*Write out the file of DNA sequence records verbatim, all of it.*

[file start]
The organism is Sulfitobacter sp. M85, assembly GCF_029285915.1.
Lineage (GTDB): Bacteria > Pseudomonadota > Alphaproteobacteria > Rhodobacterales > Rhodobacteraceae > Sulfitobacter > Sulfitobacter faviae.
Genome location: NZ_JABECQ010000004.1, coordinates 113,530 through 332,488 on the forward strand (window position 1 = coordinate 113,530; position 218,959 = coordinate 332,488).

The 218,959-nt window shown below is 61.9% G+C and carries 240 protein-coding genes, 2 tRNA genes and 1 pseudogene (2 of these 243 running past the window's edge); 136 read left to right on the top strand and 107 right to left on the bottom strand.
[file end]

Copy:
The organism is Sulfitobacter sp. M85, assembly GCF_029285915.1.
Lineage (GTDB): Bacteria > Pseudomonadota > Alphaproteobacteria > Rhodobacterales > Rhodobacteraceae > Sulfitobacter > Sulfitobacter faviae.
Genome location: NZ_JABECQ010000004.1, coordinates 113,530 through 332,488 on the forward strand (window position 1 = coordinate 113,530; position 218,959 = coordinate 332,488).

The 218,959-nt window shown below is 61.9% G+C and carries 240 protein-coding genes, 2 tRNA genes and 1 pseudogene (2 of these 243 running past the window's edge); 136 read left to right on the top strand and 107 right to left on the bottom strand.